"Children with egg allergy are at risk for severe reactions if they are accidentally exposed to egg-containing foods," Dr. Anthony S. Fauci, director of the National Institute of Health's National Institute of Allergy and Infectious Diseases, said in a statement. "Currently, the only way to prevent these reactions from occurring is for these children to avoid foods that contain eggs."
The study is one of several trials of oral immunotherapy -- in which a person with food allergy consumes gradually increasing amounts of the allergenic food as a way to treat the allergy. Oral immunotherapy carries significant risk for allergic reaction so studies are conducted under the guidance of trained clinicians.
Symptoms of allergic reactions can range from mild -- hives, redness and itchiness of the skin -- to severe symptoms including swelling of the back of the throat, trouble breathing, drop in blood pressure and faintness or dizziness.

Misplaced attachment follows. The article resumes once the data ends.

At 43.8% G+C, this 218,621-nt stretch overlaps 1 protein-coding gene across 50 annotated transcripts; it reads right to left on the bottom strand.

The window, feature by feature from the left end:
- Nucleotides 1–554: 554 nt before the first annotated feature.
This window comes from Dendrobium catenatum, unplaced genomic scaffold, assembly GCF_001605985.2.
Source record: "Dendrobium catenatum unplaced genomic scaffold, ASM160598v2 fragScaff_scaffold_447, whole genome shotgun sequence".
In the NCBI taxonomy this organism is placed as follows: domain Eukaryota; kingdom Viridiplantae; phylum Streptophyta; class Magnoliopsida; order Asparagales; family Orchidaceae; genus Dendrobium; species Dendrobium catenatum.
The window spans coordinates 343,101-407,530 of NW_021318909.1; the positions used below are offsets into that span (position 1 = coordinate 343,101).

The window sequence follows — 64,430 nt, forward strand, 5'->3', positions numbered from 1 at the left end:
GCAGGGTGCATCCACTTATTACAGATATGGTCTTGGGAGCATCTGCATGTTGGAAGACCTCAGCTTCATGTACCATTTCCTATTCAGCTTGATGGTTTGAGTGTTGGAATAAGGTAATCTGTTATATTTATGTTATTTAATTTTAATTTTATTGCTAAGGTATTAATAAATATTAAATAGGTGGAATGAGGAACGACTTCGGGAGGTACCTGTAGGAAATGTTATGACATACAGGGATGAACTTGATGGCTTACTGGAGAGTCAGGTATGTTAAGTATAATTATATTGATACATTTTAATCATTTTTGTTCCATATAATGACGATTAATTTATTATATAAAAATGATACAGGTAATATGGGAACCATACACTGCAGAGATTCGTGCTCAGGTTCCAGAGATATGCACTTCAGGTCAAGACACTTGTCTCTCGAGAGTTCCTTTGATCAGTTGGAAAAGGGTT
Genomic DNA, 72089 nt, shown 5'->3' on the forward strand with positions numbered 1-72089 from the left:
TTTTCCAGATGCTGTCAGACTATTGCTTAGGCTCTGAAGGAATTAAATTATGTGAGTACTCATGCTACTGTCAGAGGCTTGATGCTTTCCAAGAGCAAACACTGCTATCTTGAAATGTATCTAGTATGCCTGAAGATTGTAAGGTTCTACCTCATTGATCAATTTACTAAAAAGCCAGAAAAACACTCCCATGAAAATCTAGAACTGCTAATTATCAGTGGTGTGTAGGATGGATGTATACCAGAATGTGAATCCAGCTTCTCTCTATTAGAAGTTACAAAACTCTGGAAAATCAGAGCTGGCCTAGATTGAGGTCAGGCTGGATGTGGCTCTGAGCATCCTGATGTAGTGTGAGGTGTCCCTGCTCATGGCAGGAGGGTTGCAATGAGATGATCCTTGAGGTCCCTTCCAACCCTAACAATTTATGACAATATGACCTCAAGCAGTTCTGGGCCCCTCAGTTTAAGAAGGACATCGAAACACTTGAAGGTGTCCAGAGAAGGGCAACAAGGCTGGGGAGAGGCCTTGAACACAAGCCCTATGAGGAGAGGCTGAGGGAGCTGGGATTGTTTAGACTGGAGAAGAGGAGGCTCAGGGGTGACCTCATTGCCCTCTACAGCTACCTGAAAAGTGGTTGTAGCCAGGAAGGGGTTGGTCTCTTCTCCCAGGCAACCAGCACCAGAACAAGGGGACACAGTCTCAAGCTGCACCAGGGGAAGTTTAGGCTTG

The study involved 55 children and adolescents ages 5-18, who had an egg allergy. Participants were randomly assigned either to the treatment group, in which 40 participants received egg oral immunotherapy, or the control group. Both groups were followed for 24 months.
Participants were given either a daily dose of egg white powder or cornstarch powder at home, with the amount given increased gradually.
By the end of the study, published in the New England Journal of Medicine, many of the children were able to eat more than a whole egg without having a reaction.